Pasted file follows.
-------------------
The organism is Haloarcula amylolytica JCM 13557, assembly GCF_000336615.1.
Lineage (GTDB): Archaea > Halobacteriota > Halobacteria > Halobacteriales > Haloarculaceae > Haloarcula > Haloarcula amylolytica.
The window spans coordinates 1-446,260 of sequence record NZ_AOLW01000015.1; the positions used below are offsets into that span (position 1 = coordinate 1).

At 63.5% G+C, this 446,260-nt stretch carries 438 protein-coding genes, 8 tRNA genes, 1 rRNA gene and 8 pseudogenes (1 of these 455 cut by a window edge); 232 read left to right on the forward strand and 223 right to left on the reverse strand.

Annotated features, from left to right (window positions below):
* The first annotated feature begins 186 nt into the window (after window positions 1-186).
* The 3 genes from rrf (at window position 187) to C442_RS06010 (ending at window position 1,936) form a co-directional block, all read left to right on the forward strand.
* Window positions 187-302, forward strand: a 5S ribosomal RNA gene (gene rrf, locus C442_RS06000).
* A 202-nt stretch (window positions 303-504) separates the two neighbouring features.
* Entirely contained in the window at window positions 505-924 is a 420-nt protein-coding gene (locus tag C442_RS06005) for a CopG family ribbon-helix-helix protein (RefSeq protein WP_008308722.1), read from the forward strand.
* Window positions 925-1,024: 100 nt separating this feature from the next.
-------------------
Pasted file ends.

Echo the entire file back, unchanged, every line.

The organism is Haloarcula amylolytica JCM 13557, assembly GCF_000336615.1.
Lineage (GTDB): Archaea > Halobacteriota > Halobacteria > Halobacteriales > Haloarculaceae > Haloarcula > Haloarcula amylolytica.
The window spans coordinates 1-446,260 of sequence record NZ_AOLW01000015.1; the positions used below are offsets into that span (position 1 = coordinate 1).

At 63.5% G+C, this 446,260-nt stretch carries 438 protein-coding genes, 8 tRNA genes, 1 rRNA gene and 8 pseudogenes (1 of these 455 cut by a window edge); 232 read left to right on the forward strand and 223 right to left on the reverse strand.

Annotated features, from left to right (window positions below):
* The first annotated feature begins 186 nt into the window (after window positions 1-186).
* The 3 genes from rrf (at window position 187) to C442_RS06010 (ending at window position 1,936) form a co-directional block, all read left to right on the forward strand.
* Window positions 187-302, forward strand: a 5S ribosomal RNA gene (gene rrf, locus C442_RS06000).
* A 202-nt stretch (window positions 303-504) separates the two neighbouring features.
* Entirely contained in the window at window positions 505-924 is a 420-nt protein-coding gene (locus tag C442_RS06005) for a CopG family ribbon-helix-helix protein (RefSeq protein WP_008308722.1), read from the forward strand.
* Window positions 925-1,024: 100 nt separating this feature from the next.